The height of the stupidity is combining video, charging and data - forcing three independent sets of resources to compete for the same precious universal port... because, otherwise, when you put your laptop on the desk you might have to plug in two or three cables rather than one. Oh the humanity! (I mean, this was more of a point back in the good old days when you were talking about half a dozen honking great D-connectors that had to be screwed in place, but popping in 2-3 modern connectors takes seconds) - and using a display as a dock made sense back in ~2010 and the days of the 1440p Thunderbolt display, which left plenty of spare bandwidth to drive other ports. Nowadays, with 4k commonplace (so, 4x the bandwidth), 6k and 8k bubbling under along with HDR, higher refresh rates etc. it's the displays that are really driving the bandwidth requirement - so trying to share the same channel with other, unrelated data is just dumb.
The size of laptops is already fixed by the keyboard, display and battery - so there should be no shortage of space for ports (use mini-connectors if you really must... that's a separate issue from universal ports). The only demand for "universal" connectors is on mobiles where there really is limited space - but the future of mobile is probably totally wireless (because a mobile with a cable connected isn't... mobile).
...and while we don't want to be the "640K is enough for everybody" guy, the reality is that a huge number of use cases are more than adequately covered by USB3 and 4k displays, and will be for several years. SSD speed and capacity doesn't seem to be doubling every 18 months any more, and the resolution of the Mk1 Eyeball isn't increasing, either.
If the tech community gets confused the general public must be completely lost. To be honest I'd rather them use speed numbers instead of generic numbers, so at least the USB host is 5Gbps or 10Gbps etc and if the device is one of those that is what you get.
So much simper if the PC says USB 10Gbps and the device you want to use says USB 10Gbps, instantly you know that's the fastest you'll get, or if the device your plugging in only does 5Gbps into a 10Gbps port you know you will only get half the speed.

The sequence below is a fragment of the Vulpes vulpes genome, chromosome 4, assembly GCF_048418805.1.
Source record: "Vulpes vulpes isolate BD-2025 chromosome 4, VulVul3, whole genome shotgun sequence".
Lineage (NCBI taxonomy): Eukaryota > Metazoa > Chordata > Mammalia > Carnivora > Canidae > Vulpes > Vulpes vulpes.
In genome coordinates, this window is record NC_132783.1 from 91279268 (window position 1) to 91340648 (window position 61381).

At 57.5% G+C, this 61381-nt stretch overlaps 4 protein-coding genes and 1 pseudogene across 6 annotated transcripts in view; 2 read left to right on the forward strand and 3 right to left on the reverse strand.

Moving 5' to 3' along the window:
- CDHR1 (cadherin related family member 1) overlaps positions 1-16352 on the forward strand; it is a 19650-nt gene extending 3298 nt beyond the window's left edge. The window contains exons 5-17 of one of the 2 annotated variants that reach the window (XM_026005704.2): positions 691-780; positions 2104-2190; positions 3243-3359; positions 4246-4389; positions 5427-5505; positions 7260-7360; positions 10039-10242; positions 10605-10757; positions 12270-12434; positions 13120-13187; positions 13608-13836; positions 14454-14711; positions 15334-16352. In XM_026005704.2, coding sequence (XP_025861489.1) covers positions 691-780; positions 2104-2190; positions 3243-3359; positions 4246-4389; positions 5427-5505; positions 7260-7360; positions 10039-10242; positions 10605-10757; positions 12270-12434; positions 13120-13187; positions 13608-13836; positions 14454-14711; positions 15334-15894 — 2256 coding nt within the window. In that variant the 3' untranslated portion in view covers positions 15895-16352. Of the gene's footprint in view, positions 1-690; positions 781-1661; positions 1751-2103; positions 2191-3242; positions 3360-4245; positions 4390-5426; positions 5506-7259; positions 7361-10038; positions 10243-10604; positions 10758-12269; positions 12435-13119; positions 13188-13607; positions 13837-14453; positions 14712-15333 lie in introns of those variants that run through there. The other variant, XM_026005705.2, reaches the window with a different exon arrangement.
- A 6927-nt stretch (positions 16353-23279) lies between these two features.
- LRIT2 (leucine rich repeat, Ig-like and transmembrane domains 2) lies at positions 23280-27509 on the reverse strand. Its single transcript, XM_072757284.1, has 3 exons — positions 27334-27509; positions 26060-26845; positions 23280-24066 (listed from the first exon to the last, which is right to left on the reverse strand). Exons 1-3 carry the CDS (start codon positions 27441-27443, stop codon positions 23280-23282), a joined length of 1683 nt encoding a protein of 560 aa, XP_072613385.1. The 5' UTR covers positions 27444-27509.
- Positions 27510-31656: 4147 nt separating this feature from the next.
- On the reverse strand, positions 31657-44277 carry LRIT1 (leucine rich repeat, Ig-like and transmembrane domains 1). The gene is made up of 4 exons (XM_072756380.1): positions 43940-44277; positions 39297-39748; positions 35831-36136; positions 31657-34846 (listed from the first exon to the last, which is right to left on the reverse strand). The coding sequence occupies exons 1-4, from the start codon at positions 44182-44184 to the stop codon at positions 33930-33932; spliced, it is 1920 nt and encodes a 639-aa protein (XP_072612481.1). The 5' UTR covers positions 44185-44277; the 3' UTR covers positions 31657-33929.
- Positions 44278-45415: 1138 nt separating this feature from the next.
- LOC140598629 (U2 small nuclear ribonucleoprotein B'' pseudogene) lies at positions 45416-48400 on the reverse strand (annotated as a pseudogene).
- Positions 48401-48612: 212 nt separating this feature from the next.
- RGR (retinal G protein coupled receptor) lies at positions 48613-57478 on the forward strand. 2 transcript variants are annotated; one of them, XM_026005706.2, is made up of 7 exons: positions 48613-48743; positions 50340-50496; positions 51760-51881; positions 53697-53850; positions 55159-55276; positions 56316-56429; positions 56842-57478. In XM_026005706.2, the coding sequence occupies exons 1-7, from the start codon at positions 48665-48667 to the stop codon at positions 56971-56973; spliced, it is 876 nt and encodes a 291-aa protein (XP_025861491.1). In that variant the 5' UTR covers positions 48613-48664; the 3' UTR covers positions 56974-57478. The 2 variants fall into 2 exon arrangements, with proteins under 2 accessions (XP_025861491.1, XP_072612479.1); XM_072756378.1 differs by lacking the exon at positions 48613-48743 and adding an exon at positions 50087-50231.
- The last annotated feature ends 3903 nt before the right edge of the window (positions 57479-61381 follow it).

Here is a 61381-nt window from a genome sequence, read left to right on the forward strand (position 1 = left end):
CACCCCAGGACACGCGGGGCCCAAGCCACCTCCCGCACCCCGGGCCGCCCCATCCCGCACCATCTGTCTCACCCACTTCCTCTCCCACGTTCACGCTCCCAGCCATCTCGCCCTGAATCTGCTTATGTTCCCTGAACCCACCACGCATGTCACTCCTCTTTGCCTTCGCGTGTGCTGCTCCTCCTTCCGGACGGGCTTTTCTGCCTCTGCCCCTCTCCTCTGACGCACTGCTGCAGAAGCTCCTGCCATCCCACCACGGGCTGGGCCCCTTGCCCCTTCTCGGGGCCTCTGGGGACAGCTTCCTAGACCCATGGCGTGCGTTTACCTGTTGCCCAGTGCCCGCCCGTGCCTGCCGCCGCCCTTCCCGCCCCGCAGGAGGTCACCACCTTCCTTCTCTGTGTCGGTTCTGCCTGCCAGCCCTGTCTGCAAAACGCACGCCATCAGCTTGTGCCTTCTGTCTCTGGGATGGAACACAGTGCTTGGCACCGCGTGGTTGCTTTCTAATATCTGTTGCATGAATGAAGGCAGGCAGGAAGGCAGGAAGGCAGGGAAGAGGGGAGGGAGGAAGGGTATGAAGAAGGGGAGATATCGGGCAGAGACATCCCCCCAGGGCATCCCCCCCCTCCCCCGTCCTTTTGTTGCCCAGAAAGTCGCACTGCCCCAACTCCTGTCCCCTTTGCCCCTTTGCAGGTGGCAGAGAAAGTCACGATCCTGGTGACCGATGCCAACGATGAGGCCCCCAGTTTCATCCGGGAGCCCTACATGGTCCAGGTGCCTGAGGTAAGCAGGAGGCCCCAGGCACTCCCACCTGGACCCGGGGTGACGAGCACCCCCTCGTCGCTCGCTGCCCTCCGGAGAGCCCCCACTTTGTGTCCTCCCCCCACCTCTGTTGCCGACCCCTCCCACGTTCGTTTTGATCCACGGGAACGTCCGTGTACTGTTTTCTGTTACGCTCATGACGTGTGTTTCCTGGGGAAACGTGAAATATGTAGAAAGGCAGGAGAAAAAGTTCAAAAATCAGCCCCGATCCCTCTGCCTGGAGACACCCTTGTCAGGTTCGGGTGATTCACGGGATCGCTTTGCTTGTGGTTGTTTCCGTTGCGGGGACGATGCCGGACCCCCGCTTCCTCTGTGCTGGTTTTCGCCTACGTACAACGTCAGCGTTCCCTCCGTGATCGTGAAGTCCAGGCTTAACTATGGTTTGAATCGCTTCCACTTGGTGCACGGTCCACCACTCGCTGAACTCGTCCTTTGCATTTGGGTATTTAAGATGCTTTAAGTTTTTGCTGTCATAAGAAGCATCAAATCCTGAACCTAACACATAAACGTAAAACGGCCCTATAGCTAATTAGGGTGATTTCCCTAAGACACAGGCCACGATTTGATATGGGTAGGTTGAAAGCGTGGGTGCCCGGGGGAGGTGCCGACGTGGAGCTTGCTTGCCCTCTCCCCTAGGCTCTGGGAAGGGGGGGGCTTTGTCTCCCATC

USB2.0 was announced as being 480mbit, but then the companies lobbied to allow USB1.1 devices(12mbit) to be marketed as USB2.0 so the USB consortium created “USB 2.0 Full Speed” which was identical to USB1.1 and “USB 2.0 Hi-Speed” which was the new 480mbit standard.
USB3 20gbit was launched and is entirely different and electrically incompatible from the USB4 20gbit standard. USB4 20gbit controllers are not mandated to work with USB3 20gbit. USB4 also has a 10gbit mode that is not backwards compatible with USB3.0 for some reason.
* It would be valid for a company to make a 10gbit USB4 device that doesn't work with USB3 10gbit.
* It is likely that a USB3 20gbit peripheral will not work at 20gbit on a USB4 port even though USB4 ports are mandated to have a 20gbit mode(40gbit isn't mandatory).
M.2 PCIe 3 x 4 at full speed in an external TB4 enclosure. Never mind M.2 PCIe 4 x 4.
HDMI 2.1 Alt mode. (48Gbps)
DisplayPort 2.0 Alt mode. (80Gbps)
An Apple 6K HDR 10bit display requires a lot of bandwidth. Combining 2x DisplayPort 1.4 together has been done, but HDMI 2.1 or DP 2.0 Alt mode over USB-C is a much better solution.
Once you factor in overhead, a future TB5 @ 80Gbps can't even handle DP 2.0 at full speed.
TB6 anyone? 160Gbps! Will it be enough for M.2 PCIe 5 x 4 that's coming 2nd half of 2022?